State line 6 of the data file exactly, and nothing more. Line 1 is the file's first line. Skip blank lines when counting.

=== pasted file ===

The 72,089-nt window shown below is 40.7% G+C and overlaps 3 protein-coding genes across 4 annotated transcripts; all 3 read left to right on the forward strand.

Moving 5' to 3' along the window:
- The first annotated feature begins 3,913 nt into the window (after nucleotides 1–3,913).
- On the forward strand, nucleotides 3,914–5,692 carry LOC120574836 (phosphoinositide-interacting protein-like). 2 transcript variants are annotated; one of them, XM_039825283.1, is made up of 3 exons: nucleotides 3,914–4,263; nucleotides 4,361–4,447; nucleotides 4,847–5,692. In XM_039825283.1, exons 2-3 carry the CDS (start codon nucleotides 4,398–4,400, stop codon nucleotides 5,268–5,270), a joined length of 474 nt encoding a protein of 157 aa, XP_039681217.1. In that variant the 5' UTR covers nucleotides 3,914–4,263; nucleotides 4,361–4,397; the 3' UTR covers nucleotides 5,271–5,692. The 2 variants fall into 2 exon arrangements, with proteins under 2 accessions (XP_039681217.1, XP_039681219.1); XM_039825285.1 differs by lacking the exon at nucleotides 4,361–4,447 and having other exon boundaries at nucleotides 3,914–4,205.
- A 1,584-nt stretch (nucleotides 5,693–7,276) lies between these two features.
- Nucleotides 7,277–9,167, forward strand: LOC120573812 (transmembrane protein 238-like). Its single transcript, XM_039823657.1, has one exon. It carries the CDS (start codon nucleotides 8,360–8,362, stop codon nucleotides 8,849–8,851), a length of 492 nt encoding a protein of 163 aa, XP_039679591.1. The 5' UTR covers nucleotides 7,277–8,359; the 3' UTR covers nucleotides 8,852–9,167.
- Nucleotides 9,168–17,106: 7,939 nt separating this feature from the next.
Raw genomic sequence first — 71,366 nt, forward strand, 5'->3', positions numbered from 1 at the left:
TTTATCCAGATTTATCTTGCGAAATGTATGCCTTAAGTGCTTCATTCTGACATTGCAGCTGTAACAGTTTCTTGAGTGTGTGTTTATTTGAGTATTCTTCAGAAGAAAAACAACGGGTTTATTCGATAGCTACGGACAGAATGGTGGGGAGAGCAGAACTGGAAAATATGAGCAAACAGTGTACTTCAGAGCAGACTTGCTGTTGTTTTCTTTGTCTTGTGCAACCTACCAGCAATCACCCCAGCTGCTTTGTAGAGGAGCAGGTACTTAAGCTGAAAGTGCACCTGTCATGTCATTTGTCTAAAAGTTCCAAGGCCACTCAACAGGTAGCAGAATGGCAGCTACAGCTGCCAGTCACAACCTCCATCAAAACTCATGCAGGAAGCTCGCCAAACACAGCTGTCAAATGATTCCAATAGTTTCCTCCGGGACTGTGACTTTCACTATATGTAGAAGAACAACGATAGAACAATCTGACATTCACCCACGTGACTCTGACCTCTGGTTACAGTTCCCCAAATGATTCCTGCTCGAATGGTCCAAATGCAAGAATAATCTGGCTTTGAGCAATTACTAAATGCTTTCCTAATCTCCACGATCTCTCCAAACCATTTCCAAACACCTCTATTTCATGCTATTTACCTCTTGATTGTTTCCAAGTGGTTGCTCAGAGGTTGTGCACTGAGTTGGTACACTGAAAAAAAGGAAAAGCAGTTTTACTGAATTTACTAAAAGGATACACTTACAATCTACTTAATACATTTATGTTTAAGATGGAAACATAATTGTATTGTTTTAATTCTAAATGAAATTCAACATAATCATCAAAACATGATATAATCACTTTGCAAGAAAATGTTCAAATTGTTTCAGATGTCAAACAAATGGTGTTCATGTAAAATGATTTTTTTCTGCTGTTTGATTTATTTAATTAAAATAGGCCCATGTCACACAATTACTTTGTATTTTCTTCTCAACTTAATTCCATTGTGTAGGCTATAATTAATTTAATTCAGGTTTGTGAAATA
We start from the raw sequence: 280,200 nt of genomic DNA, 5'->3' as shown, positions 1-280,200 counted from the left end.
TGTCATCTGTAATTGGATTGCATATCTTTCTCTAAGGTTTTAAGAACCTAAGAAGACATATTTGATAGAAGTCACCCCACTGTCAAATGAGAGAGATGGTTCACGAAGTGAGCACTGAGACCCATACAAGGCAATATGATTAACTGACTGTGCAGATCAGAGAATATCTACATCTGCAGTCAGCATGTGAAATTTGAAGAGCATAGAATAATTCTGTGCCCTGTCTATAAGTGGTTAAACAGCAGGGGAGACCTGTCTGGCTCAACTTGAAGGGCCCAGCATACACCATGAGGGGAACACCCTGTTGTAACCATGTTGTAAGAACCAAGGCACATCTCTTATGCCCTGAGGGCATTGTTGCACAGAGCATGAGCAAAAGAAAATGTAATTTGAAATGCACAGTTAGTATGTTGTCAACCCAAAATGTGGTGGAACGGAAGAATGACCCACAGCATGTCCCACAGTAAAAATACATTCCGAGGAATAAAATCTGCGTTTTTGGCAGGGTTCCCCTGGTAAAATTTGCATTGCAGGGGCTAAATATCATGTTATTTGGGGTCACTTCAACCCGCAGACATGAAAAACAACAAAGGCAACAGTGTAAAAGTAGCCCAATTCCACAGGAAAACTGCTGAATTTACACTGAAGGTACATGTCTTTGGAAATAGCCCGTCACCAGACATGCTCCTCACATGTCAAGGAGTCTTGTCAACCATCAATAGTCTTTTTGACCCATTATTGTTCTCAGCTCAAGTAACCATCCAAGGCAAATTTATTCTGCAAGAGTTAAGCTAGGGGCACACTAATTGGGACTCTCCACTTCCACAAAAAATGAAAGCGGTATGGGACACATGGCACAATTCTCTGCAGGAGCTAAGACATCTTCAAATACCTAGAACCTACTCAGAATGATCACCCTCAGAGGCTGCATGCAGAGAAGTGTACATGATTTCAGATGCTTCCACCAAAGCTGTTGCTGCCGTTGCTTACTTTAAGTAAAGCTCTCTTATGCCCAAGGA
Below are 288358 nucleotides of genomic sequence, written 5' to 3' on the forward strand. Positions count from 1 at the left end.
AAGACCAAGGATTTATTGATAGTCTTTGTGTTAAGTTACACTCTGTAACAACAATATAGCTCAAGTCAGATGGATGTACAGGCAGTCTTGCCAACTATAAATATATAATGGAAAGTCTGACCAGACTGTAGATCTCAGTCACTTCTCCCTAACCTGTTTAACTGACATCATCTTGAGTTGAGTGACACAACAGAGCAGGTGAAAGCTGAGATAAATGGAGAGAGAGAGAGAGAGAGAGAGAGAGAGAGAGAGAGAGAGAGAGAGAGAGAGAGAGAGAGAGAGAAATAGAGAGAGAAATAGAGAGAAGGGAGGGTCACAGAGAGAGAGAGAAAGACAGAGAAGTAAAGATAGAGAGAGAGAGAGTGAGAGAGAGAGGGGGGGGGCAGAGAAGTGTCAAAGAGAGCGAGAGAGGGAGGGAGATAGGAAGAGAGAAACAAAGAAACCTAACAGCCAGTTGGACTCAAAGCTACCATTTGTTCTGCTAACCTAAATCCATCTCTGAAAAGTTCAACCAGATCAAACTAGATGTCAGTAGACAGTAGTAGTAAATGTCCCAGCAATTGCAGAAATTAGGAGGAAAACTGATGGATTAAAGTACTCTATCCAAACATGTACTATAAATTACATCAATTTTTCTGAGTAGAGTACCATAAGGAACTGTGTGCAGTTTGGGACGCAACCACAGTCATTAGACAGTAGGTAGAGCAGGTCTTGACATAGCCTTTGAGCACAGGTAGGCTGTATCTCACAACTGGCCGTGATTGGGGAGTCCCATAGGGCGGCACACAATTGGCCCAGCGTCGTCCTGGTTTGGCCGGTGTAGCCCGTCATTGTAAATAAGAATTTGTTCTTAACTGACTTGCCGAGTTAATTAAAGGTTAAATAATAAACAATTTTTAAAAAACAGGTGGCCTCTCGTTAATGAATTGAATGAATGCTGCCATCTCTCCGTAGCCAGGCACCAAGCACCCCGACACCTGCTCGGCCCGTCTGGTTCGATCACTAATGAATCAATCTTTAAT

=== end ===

- Nucleotides 7,277–9,167, forward strand: LOC120573812 (transmembrane protein 238-like). Its single transcript, XM_039823657.1, has one exon. It carries the CDS (start codon nucleotides 8,360–8,362, stop codon nucleotides 8,849–8,851), a length of 492 nt encoding a protein of 163 aa, XP_039679591.1. The 5' UTR covers nucleotides 7,277–8,359; the 3' UTR covers nucleotides 8,852–9,167.